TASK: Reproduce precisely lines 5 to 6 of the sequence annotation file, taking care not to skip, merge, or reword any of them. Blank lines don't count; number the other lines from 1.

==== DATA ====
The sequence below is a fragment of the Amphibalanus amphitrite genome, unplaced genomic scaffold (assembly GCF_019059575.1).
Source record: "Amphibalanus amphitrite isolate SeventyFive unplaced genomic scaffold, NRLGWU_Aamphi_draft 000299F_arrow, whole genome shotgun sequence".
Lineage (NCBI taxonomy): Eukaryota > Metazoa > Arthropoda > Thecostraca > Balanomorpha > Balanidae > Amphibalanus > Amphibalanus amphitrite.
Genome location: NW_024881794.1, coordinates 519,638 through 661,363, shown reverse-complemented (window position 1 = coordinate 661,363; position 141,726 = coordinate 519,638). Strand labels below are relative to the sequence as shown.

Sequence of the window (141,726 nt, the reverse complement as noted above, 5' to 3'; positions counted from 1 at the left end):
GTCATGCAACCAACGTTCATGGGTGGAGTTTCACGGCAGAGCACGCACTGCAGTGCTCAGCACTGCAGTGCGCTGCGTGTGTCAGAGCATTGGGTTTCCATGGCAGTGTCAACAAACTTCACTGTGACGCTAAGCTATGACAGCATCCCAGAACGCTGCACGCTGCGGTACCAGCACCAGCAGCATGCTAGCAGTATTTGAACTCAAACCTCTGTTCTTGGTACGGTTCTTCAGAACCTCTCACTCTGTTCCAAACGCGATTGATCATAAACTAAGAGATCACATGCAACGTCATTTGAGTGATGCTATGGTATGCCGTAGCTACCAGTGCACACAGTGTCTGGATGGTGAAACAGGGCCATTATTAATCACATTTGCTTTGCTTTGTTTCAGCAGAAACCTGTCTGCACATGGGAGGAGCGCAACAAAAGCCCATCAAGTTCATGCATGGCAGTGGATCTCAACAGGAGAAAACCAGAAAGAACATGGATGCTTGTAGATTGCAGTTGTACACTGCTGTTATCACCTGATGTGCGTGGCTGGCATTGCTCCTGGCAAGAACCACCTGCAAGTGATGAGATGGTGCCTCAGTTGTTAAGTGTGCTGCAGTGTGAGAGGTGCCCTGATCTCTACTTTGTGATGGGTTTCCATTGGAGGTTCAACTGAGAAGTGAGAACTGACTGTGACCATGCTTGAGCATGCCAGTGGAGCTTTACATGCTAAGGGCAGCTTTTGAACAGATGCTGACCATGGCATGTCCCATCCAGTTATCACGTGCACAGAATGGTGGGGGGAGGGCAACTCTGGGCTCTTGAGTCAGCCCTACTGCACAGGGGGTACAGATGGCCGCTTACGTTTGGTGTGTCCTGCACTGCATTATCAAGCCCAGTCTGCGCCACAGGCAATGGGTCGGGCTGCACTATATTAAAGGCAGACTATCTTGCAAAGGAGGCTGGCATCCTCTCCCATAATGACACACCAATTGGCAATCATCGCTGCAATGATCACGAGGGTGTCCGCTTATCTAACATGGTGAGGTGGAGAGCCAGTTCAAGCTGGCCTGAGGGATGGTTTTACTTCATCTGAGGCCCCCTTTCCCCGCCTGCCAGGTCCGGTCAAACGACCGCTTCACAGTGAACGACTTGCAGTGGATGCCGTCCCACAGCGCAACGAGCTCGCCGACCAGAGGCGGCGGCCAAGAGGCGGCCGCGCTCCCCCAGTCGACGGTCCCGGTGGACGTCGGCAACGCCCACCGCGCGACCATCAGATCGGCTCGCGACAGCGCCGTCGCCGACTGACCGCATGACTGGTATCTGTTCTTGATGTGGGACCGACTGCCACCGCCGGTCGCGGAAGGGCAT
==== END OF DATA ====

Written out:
Sequence of the window (141,726 nt, the reverse complement as noted above, 5' to 3'; positions counted from 1 at the left end):
GTCATGCAACCAACGTTCATGGGTGGAGTTTCACGGCAGAGCACGCACTGCAGTGCTCAGCACTGCAGTGCGCTGCGTGTGTCAGAGCATTGGGTTTCCATGGCAGTGTCAACAAACTTCACTGTGACGCTAAGCTATGACAGCATCCCAGAACGCTGCACGCTGCGGTACCAGCACCAGCAGCATGCTAGCAGTATTTGAACTCAAACCTCTGTTCTTGGTACGGTTCTTCAGAACCTCTCACTCTGTTCCAAACGCGATTGATCATAAACTAAGAGATCACATGCAACGTCATTTGAGTGATGCTATGGTATGCCGTAGCTACCAGTGCACACAGTGTCTGGATGGTGAAACAGGGCCATTATTAATCACATTTGCTTTGCTTTGTTTCAGCAGAAACCTGTCTGCACATGGGAGGAGCGCAACAAAAGCCCATCAAGTTCATGCATGGCAGTGGATCTCAACAGGAGAAAACCAGAAAGAACATGGATGCTTGTAGATTGCAGTTGTACACTGCTGTTATCACCTGATGTGCGTGGCTGGCATTGCTCCTGGCAAGAACCACCTGCAAGTGATGAGATGGTGCCTCAGTTGTTAAGTGTGCTGCAGTGTGAGAGGTGCCCTGATCTCTACTTTGTGATGGGTTTCCATTGGAGGTTCAACTGAGAAGTGAGAACTGACTGTGACCATGCTTGAGCATGCCAGTGGAGCTTTACATGCTAAGGGCAGCTTTTGAACAGATGCTGACCATGGCATGTCCCATCCAGTTATCACGTGCACAGAATGGTGGGGGGAGGGCAACTCTGGGCTCTTGAGTCAGCCCTACTGCACAGGGGGTACAGATGGCCGCTTACGTTTGGTGTGTCCTGCACTGCATTATCAAGCCCAGTCTGCGCCACAGGCAATGGGTCGGGCTGCACTATATTAAAGGCAGACTATCTTGCAAAGGAGGCTGGCATCCTCTCCCATAATGACACACCAATTGGCAATCATCGCTGCAATGATCACGAGGGTGTCCGCTTATCTAACATGGTGAGGTGGAGAGCCAGTTCAAGCTGGCCTGAGGGATGGTTTTACTTCATCTGAGGCCCCCTTTCCCCGCCTGCCAGGTCCGGTCAAACGACCGCTTCACAGTGAACGACTTGCAGTGGATGCCGTCCCACAGCGCAACGAGCTCGCCGACCAGAGGCGGCGGCCAAGAGGCGGCCGCGCTCCCCCAGTCGACGGTCCCGGTGGACGTCGGCAACGCCCACCGCGCGACCATCAGATCGGCTCGCGACAGCGCCGTCGCCGACTGACCGCATGACTGGTATCTGTTCTTGATGTGGGACCGACTGCCACCGCCGGTCGCGGAAGGGCAT